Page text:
Mentoring program to help small business
by Matt Shinall
May 27, 2012 | 2201 views | 0 0 comments | 22 22 recommendations | email to a friend | print
Tricia Spivey, registered nurse patient advocate, left, talks with Jerri Landrum, director of Rehab at Townsend Park Health and Rehabilitation in Cartersville.
SKIP BUTLER/The Daily Tribune News
Tricia Spivey, registered nurse patient advocate, left, talks with Jerri Landrum, director of Rehab at Townsend Park Health and Rehabilitation in Cartersville. SKIP BUTLER/The Daily Tribune News
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Two Bartow County business ventures are now under the advisement of local business leaders volunteering their time and knowledge to help others succeed.

Bruce Thompson, chairman of the Cartersville-Bartow County Chamber of Commerce, announced in January the chamber's plans to launch a Small Business Mentoring Program. That initiative began this month with the selection of two local businesses in their first months of operation.

"As a small business person, some of the challenges that I encounter are some of the same challenges other small businesses encounter and it's no secret that statistics say nearly 80 percent of all small businesses fail in the first three to five years," Thompson said. "From a chamber's perspective, anything we can do to reduce that is not only good for the community and for the jobs here but it's good for the well being of the people that have invested their hard earned money, their time, their talents -- everything."

The Small Business Mentoring Program has been dubbed by Thompson as Get REAL, an acronym standing for relationships, engagement, attitude and listening. Chamber members come together to form a team of experts to meet regularly with the new business owners participating in the program. Each participating business is assigned a business coach, a legal expert, a marketing advisor, a banking and finance expert and a certified public accountant.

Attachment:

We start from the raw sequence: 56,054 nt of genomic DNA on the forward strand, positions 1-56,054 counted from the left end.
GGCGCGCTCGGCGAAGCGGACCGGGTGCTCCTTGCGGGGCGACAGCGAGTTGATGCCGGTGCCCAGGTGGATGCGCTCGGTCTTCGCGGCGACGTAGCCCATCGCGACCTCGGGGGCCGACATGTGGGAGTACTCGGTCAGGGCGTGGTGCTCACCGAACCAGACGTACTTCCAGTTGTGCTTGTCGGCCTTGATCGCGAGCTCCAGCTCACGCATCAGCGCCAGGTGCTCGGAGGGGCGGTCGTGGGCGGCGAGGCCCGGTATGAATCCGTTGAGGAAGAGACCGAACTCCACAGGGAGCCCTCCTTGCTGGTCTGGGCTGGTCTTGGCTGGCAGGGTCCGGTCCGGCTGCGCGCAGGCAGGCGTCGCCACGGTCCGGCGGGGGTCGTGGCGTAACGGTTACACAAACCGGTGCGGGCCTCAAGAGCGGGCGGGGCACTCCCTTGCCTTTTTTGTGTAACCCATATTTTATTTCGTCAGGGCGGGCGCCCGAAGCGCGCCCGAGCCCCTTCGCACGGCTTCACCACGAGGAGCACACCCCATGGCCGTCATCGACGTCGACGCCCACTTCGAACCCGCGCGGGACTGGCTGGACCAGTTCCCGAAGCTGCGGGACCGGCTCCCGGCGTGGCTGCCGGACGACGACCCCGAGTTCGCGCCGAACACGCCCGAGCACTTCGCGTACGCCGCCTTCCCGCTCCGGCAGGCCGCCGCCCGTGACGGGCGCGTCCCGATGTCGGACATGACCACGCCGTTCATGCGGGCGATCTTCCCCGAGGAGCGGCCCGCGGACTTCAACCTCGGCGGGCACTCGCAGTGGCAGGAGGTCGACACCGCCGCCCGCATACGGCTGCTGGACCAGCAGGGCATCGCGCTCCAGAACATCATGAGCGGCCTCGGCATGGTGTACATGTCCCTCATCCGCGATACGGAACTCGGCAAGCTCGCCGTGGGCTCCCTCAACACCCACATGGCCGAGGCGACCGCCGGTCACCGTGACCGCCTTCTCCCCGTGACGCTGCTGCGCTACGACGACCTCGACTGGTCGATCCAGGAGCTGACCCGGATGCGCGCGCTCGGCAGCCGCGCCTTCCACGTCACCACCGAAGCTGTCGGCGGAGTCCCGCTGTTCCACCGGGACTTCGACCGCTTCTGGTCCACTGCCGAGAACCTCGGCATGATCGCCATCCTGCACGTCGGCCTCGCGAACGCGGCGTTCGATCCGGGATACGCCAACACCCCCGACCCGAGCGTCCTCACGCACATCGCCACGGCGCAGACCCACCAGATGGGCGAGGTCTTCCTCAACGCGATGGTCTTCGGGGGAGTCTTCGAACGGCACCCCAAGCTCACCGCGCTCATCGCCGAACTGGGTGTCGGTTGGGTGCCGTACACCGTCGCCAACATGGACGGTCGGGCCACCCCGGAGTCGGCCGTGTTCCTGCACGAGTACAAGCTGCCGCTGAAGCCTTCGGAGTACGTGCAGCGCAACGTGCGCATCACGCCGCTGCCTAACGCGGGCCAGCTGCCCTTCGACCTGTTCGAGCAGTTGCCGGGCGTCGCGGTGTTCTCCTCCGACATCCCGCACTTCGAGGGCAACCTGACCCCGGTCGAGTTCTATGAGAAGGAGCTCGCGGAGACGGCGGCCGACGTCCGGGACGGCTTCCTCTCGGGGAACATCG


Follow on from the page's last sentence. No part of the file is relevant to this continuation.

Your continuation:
The program's first participant was Tricia Spivey, a registered nurse who began IPAC -- Independent Patient Advocacy Consulting, in January. Daunted by the demands of starting her own business, Spivey approached Thompson about the program after the announcement earlier this year.

"It's a great plan. It's community helping community, which is fantastic," Spivey said. "I have a team of local chamber members helping me in the areas that I need help with. Obviously, I understand the health care world but the business world is a totally different animal.

"Most of them are business owners and they're taking time out of their busy schedule to help me."

As an independent patient advocate, Spivey sees to the needs of patients wherever they may be bridging the transitions from home care to hospitalization, rehabilitation or assisted living. With experience as a nurse, Spivey related the challenges she faced as a health care professional starting her own business. Branching out on her own to offer a new product, she was relieved to find help within the business community to tackle the issues with which she was unfamiliar.

"I worked as a hospice nurse for the past year and a half and I noticed that there were patients that were falling between the cracks, patients that couldn't necessarily get home care -- because with home care you need to have a skilled need, like a wound or physical therapy -- although they didn't qualify for home care, they weren't really ready for hospice either," Spivey said. "This business was just kind of born out of frustration with the system and seeing a need.

"It's a very broad title. It's relatively new in the medical world. Nurses have always been patient advocates but independent patient advocates are relatively new. ... Any coordination of care, anything that a patient needs, that benefits them -- I can help coordinate and take care of."

The Small Business Mentoring Program's most recent participants are Doug and Cheryl Hyde, owners of Hyde, Hyde and Hyde. They began their business on March 1 buying and recycling X-rays, lithographic film and industrial film for silver recovery. Having just completed their first mentoring session, the Hydes look forward to the knowledge and resources to be gained from their team's collective experience.

"We're very excited about the whole thing," Cheryl Hyde said. "They sat us down and asked us a lot of questions, like 'What does your budget look like?' And, 'Who are your customers?' And some questions we should of thought of but haven't. They gave us homework to do before our next meeting, which has been difficult but it's things I wish I had known about before we even started.

"It's a great program and I'm excited about the people they have put together. It's a combination you probably wouldn't see anywhere else."

The program plans to begin the six-month process with one new business each month. After getting off to a late start this spring, Thompson hopes to begin more than one a month this year to reach their goal of mentoring 12 businesses a year.

"The fundamentals of what we are trying to accomplish here is, obviously we need to make sure they have a business plan, a marketing plan, they understand that plan, all the fundamentals you need to succeed as a small business," Thompson said. "The cool thing is you have very strong business leaders within the community donating their time for this six month program with the goal in mind for them to be much stronger when they emerge from this program."

For more information about the Small Business Mentoring Program, call Thompson at 404-660-1665 or the chamber at 770-382-1466.